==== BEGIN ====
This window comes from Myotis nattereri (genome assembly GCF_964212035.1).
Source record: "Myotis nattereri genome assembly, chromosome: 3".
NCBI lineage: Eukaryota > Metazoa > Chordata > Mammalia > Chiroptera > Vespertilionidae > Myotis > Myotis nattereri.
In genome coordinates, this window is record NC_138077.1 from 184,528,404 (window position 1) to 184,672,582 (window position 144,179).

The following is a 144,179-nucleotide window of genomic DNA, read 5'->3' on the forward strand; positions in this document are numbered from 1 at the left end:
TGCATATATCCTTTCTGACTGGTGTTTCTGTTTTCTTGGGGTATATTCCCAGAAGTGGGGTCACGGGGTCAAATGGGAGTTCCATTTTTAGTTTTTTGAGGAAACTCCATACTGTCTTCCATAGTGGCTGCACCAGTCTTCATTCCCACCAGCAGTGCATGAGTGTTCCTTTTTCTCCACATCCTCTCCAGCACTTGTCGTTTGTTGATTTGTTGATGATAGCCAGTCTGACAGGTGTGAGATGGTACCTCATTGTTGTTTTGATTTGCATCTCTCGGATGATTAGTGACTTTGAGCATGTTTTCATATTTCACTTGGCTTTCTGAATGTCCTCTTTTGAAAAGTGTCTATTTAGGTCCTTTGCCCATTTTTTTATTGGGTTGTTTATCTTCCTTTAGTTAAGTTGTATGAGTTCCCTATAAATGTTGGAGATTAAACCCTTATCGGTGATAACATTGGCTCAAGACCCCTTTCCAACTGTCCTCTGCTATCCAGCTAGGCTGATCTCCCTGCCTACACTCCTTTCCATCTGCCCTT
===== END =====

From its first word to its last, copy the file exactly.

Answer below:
This window comes from Myotis nattereri (genome assembly GCF_964212035.1).
Source record: "Myotis nattereri genome assembly, chromosome: 3".
NCBI lineage: Eukaryota > Metazoa > Chordata > Mammalia > Chiroptera > Vespertilionidae > Myotis > Myotis nattereri.
In genome coordinates, this window is record NC_138077.1 from 184,528,404 (window position 1) to 184,672,582 (window position 144,179).

The following is a 144,179-nucleotide window of genomic DNA, read 5'->3' on the forward strand; positions in this document are numbered from 1 at the left end:
TGCATATATCCTTTCTGACTGGTGTTTCTGTTTTCTTGGGGTATATTCCCAGAAGTGGGGTCACGGGGTCAAATGGGAGTTCCATTTTTAGTTTTTTGAGGAAACTCCATACTGTCTTCCATAGTGGCTGCACCAGTCTTCATTCCCACCAGCAGTGCATGAGTGTTCCTTTTTCTCCACATCCTCTCCAGCACTTGTCGTTTGTTGATTTGTTGATGATAGCCAGTCTGACAGGTGTGAGATGGTACCTCATTGTTGTTTTGATTTGCATCTCTCGGATGATTAGTGACTTTGAGCATGTTTTCATATTTCACTTGGCTTTCTGAATGTCCTCTTTTGAAAAGTGTCTATTTAGGTCCTTTGCCCATTTTTTTATTGGGTTGTTTATCTTCCTTTAGTTAAGTTGTATGAGTTCCCTATAAATGTTGGAGATTAAACCCTTATCGGTGATAACATTGGCTCAAGACCCCTTTCCAACTGTCCTCTGCTATCCAGCTAGGCTGATCTCCCTGCCTACACTCCTTTCCATCTGCCCTT